‘Thrown under bus’: Ferguson court clerk fired for racist emails claims scapegoating
Mary Ann Twitty was fired after 19 years as Ferguson’s top county clerk following a scathing Department of Justice investigation into Ferguson’s court and police department. According to the 105-page report, federal investigators uncovered “a pattern or practice of unlawful conduct within the Ferguson Police Department that violates the First, Fourth and Fourteenth Amendments to the United States Constitution, and federal statutory law.”
Twitty said there are municipalities that need county clerks but everyone is afraid to hire her – and that they are afraid of the Justice Department.
“My name has been blackballed and I was the top court clerk. I was just completely thrown under the bus. I was totally destroyed by it,” she told St. Louis’ KMOV.
While Twitty was fired and two police supervisors were asked to resign, she said she was far from the only government official who shared racist jokes, and that they “went through the whole station.”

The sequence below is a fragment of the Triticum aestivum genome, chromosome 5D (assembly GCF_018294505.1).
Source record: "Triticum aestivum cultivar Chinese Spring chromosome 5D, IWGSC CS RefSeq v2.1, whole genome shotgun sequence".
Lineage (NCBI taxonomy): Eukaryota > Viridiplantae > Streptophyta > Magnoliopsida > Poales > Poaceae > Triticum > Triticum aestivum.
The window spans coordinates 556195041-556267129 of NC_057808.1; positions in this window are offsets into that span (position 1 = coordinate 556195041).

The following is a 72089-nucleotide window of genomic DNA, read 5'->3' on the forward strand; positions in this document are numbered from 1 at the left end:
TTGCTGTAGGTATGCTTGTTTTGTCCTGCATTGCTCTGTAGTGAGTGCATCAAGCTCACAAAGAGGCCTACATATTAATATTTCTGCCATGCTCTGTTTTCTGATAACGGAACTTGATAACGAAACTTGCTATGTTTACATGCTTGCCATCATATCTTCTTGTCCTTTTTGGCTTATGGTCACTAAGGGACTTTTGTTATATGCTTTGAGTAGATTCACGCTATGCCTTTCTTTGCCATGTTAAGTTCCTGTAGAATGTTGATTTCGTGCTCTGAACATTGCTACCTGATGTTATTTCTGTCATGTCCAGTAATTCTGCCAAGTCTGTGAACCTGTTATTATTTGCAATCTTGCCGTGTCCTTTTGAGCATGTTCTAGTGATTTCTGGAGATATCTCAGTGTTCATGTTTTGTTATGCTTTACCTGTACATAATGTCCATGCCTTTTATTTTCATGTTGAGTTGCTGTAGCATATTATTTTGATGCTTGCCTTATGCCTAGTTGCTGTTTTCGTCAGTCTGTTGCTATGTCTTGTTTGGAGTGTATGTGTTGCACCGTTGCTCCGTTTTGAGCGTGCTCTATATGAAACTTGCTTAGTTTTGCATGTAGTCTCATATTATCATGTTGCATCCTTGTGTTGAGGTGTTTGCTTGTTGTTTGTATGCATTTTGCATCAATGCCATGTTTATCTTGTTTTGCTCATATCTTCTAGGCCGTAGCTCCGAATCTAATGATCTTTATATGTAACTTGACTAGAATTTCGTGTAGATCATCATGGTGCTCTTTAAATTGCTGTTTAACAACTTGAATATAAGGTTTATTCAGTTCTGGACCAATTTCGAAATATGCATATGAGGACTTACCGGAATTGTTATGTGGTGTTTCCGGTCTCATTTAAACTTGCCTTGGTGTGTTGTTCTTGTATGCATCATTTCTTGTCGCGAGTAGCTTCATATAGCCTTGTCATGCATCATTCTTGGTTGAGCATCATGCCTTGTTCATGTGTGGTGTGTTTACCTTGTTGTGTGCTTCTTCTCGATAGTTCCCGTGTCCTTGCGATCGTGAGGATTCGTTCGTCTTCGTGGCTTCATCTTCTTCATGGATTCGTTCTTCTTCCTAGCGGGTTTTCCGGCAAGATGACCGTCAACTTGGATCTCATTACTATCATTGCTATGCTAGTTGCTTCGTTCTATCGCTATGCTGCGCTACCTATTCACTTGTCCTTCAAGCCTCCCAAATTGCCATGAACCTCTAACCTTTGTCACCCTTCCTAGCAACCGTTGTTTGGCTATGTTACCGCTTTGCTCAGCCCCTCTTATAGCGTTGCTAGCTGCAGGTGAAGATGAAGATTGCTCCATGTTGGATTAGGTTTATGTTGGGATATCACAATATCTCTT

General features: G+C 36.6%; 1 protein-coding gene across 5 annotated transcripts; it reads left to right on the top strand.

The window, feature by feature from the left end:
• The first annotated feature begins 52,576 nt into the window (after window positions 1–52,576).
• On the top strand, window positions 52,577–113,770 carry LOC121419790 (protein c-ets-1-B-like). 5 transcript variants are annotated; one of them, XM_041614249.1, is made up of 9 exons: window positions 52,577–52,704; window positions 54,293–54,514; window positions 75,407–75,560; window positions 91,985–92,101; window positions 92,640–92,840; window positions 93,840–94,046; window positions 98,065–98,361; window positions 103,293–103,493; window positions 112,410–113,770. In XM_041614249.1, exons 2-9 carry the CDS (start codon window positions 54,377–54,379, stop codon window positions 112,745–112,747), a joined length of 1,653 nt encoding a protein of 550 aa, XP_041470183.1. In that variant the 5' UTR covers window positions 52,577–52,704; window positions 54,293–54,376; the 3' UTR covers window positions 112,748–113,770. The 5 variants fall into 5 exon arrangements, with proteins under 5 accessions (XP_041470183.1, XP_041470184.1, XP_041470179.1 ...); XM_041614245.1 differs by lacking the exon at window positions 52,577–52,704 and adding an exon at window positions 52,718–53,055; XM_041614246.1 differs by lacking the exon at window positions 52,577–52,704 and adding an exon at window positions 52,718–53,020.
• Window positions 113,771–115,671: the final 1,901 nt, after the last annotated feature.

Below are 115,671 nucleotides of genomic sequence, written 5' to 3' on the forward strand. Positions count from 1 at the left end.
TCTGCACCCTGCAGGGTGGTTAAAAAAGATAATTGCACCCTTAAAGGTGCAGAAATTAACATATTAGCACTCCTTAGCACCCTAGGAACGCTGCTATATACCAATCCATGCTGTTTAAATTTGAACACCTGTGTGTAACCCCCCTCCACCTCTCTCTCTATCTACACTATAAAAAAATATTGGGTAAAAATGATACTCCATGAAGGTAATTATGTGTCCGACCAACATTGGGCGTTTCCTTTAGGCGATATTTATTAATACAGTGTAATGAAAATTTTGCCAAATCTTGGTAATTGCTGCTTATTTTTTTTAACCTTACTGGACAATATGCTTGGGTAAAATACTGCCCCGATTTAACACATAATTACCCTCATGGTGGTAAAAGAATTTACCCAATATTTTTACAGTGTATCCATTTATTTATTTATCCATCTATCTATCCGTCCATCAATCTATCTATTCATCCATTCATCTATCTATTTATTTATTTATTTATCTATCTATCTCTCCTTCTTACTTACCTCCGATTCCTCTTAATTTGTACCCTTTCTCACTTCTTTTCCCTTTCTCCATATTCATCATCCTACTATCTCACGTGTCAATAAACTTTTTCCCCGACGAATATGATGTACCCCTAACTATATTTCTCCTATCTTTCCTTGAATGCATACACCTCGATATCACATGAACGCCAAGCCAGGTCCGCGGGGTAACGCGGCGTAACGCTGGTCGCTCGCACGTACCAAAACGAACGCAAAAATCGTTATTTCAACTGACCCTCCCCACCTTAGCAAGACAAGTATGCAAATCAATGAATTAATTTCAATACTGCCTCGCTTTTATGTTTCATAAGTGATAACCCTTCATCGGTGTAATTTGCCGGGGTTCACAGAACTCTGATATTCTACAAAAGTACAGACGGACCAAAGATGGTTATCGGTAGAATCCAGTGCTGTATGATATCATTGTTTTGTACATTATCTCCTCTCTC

“They would have had to shut the doors [if everyone involved was fired] because they went through the whole station, trust me,” she said to KMOV.
Twitty denied that she was racist and said she was “used as an example” in the wake of the federal investigation.
“Sure they look racist, but even when I’d looked at them, I’m thinking, 'God, yeah, that is racist.' But they were jokes. I meant no harm to anyone,” Twitty said.
The clerk was also interviewed this week by Fox 2 in St. Louis and said she hadn’t meant to hurt anyone with the emails. She was only passing along jokes, she said, adding that she treats everyone fairly.
"It's not like I personally sent them out or forwarded them to the police officers to hurt anyone or be racist, because I’m not racist. I have a black sister, so I mean I am not racist,” Twitty said.
I don't think Mary Ann Twitty realizes she just gave Michael Brown's family more powerful evidence in their civil suit against #Ferguson.
— TC (@tchopstl) April 8, 2015
Some of the emails that were discovered sent during work hours include a November 2008 email stating that “President Barack Obama would not be President for very long because ‘what black man holds a steady job for four years,’” and a June 2011 email describing a man seeking to obtain “welfare” for his dogs because they are “mixed in color, unemployed, lazy, can’t speak English and have no frigging clue who their Daddies are.”
The findings of the DOJ report also led to the resignations of several other Ferguson officials, including the police chief, the municipal judge and the city manager.